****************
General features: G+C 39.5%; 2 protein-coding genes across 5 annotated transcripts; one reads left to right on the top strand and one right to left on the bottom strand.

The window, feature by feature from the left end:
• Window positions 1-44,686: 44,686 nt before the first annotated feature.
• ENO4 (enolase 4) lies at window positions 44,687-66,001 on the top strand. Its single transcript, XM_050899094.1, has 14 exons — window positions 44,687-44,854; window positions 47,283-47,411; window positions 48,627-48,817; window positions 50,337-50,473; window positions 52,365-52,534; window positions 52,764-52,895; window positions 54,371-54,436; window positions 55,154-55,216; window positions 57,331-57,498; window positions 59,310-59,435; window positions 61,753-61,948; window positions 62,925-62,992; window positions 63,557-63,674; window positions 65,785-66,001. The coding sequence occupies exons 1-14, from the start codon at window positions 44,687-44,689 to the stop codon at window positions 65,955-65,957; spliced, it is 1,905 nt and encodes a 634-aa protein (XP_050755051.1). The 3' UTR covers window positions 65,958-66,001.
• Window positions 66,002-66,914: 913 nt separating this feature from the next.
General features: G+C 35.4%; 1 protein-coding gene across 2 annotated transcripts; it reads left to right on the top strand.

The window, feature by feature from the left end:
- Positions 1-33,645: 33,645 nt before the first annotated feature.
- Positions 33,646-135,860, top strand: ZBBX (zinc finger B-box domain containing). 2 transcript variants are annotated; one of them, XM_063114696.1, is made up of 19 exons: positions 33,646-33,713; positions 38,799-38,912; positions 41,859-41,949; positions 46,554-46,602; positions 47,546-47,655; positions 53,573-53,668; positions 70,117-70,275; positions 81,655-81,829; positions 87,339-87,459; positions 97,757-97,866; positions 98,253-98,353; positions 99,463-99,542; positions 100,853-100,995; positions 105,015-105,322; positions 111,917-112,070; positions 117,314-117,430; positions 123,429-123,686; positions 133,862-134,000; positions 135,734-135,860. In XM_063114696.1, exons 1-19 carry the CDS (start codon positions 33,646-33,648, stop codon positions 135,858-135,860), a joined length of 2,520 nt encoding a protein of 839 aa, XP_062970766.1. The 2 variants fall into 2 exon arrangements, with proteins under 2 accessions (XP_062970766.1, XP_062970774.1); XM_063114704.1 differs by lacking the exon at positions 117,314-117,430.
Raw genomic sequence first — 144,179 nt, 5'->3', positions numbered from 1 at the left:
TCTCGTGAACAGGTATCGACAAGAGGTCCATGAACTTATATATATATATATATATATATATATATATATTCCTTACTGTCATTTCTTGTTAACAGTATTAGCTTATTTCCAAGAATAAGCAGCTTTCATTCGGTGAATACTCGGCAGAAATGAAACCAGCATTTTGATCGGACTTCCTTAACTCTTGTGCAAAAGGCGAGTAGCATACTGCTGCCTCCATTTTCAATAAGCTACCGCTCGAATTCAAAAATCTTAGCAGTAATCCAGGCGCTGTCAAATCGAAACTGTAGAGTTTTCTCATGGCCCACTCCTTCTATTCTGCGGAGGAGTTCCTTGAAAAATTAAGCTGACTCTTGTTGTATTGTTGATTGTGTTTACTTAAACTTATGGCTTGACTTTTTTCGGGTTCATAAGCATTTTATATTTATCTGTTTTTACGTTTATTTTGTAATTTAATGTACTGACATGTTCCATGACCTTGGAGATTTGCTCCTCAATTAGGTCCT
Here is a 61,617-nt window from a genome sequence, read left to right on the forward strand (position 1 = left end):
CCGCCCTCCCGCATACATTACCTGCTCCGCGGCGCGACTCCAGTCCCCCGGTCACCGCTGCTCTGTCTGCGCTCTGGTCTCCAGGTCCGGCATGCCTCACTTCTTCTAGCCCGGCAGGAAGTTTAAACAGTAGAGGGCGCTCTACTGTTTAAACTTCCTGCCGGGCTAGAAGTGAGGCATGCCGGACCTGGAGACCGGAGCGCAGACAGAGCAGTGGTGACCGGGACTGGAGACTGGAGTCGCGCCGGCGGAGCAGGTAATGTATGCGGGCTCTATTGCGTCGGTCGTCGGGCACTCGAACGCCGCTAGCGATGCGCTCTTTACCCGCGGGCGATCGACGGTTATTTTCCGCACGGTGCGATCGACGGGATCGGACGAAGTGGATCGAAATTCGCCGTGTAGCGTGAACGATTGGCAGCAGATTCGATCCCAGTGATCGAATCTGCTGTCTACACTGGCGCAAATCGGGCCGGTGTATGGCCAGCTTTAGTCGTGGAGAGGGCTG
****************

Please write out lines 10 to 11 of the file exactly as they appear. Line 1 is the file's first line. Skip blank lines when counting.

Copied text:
Raw genomic sequence first — 144,179 nt, 5'->3', positions numbered from 1 at the left:
TCTCGTGAACAGGTATCGACAAGAGGTCCATGAACTTATATATATATATATATATATATATATATATATTCCTTACTGTCATTTCTTGTTAACAGTATTAGCTTATTTCCAAGAATAAGCAGCTTTCATTCGGTGAATACTCGGCAGAAATGAAACCAGCATTTTGATCGGACTTCCTTAACTCTTGTGCAAAAGGCGAGTAGCATACTGCTGCCTCCATTTTCAATAAGCTACCGCTCGAATTCAAAAATCTTAGCAGTAATCCAGGCGCTGTCAAATCGAAACTGTAGAGTTTTCTCATGGCCCACTCCTTCTATTCTGCGGAGGAGTTCCTTGAAAAATTAAGCTGACTCTTGTTGTATTGTTGATTGTGTTTACTTAAACTTATGGCTTGACTTTTTTCGGGTTCATAAGCATTTTATATTTATCTGTTTTTACGTTTATTTTGTAATTTAATGTACTGACATGTTCCATGACCTTGGAGATTTGCTCCTCAATTAGGTCCT